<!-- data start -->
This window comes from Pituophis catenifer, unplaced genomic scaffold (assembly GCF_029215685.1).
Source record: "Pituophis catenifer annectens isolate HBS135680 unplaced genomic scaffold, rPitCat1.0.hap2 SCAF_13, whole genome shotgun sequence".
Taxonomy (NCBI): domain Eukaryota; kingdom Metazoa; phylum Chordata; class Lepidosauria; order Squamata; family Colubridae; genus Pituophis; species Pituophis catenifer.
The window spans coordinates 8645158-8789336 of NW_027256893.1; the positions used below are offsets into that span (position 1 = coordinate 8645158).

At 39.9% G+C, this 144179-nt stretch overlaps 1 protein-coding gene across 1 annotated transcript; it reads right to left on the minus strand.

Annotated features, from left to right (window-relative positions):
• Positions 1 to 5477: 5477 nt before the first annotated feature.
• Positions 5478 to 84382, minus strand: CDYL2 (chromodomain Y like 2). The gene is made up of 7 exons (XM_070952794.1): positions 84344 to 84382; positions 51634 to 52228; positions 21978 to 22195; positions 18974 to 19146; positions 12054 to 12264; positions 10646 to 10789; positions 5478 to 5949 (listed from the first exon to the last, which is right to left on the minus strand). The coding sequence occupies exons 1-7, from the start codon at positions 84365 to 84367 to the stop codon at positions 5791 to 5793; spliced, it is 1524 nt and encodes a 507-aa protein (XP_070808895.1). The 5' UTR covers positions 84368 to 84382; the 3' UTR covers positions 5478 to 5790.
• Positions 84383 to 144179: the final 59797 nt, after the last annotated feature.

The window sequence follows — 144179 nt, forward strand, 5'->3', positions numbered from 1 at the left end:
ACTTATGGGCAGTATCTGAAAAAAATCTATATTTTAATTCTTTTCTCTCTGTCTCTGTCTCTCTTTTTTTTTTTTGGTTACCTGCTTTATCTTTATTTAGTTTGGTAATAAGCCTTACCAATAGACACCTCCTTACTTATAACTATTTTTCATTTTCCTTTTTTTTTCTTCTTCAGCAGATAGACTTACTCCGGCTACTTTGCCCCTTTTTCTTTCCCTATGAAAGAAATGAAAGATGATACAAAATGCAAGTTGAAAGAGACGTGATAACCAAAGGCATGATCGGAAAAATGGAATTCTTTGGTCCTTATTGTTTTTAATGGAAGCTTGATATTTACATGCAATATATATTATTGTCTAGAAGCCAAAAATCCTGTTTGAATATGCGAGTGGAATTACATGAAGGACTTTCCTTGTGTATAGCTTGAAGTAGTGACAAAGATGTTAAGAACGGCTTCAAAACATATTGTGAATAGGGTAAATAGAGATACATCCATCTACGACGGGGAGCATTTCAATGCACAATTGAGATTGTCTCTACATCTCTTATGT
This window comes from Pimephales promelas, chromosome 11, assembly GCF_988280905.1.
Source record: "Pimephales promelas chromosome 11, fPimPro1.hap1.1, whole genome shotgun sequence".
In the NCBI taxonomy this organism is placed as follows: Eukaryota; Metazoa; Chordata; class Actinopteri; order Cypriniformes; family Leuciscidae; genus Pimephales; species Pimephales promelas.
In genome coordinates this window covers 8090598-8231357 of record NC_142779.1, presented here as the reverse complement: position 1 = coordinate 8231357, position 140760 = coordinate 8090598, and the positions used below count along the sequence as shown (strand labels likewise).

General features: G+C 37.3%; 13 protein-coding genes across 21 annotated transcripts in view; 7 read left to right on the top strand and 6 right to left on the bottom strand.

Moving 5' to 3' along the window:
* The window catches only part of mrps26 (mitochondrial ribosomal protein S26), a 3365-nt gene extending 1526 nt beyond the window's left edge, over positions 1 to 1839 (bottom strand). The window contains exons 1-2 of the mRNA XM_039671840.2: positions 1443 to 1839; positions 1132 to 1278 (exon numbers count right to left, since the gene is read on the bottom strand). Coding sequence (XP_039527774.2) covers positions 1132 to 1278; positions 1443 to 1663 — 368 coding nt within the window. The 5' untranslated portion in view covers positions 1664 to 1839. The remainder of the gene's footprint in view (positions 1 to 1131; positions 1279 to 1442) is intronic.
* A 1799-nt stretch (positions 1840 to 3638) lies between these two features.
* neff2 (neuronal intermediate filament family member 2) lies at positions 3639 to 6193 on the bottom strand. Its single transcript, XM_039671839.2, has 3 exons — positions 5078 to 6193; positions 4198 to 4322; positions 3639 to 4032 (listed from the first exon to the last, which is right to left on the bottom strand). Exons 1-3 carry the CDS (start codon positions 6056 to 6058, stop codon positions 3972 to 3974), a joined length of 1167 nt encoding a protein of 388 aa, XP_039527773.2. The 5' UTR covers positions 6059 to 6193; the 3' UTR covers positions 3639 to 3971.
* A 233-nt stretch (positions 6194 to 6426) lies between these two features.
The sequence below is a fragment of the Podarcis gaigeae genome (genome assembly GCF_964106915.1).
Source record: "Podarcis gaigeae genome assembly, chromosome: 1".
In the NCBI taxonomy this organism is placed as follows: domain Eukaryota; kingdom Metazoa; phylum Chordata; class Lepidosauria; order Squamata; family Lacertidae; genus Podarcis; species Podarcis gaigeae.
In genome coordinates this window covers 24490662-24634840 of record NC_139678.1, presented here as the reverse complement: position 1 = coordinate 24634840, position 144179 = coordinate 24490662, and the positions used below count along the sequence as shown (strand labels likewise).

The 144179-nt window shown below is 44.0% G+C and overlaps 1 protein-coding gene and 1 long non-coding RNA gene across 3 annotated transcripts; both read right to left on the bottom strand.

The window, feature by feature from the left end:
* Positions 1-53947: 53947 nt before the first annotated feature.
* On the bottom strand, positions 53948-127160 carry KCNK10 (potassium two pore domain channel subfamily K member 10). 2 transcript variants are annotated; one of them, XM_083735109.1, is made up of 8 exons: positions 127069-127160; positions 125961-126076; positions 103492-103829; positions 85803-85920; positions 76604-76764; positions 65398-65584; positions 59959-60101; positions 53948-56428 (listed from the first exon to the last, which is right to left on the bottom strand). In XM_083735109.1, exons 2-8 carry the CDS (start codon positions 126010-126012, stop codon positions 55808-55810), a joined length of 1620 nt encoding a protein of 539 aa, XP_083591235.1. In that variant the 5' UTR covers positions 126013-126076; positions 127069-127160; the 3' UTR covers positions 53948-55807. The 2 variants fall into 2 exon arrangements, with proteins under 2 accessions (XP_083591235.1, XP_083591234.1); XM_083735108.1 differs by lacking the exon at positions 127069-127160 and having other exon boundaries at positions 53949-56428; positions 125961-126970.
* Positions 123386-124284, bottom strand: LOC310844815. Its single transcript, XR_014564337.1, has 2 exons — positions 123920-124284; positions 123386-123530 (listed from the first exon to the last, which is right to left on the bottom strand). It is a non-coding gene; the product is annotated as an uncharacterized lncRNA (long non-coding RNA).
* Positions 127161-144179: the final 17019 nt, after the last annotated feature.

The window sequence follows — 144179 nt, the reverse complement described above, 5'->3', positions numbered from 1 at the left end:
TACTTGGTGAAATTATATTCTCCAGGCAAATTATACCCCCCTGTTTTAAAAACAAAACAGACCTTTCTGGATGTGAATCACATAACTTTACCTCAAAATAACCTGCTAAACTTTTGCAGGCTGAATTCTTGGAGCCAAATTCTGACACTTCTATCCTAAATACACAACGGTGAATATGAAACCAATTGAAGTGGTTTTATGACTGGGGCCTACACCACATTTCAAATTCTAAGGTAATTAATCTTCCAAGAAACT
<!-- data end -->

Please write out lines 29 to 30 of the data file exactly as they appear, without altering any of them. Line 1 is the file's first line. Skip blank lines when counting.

* On the bottom strand, positions 53948-127160 carry KCNK10 (potassium two pore domain channel subfamily K member 10). 2 transcript variants are annotated; one of them, XM_083735109.1, is made up of 8 exons: positions 127069-127160; positions 125961-126076; positions 103492-103829; positions 85803-85920; positions 76604-76764; positions 65398-65584; positions 59959-60101; positions 53948-56428 (listed from the first exon to the last, which is right to left on the bottom strand). In XM_083735109.1, exons 2-8 carry the CDS (start codon positions 126010-126012, stop codon positions 55808-55810), a joined length of 1620 nt encoding a protein of 539 aa, XP_083591235.1. In that variant the 5' UTR covers positions 126013-126076; positions 127069-127160; the 3' UTR covers positions 53948-55807. The 2 variants fall into 2 exon arrangements, with proteins under 2 accessions (XP_083591235.1, XP_083591234.1); XM_083735108.1 differs by lacking the exon at positions 127069-127160 and having other exon boundaries at positions 53949-56428; positions 125961-126970.
* Positions 123386-124284, bottom strand: LOC310844815. Its single transcript, XR_014564337.1, has 2 exons — positions 123920-124284; positions 123386-123530 (listed from the first exon to the last, which is right to left on the bottom strand). It is a non-coding gene; the product is annotated as an uncharacterized lncRNA (long non-coding RNA).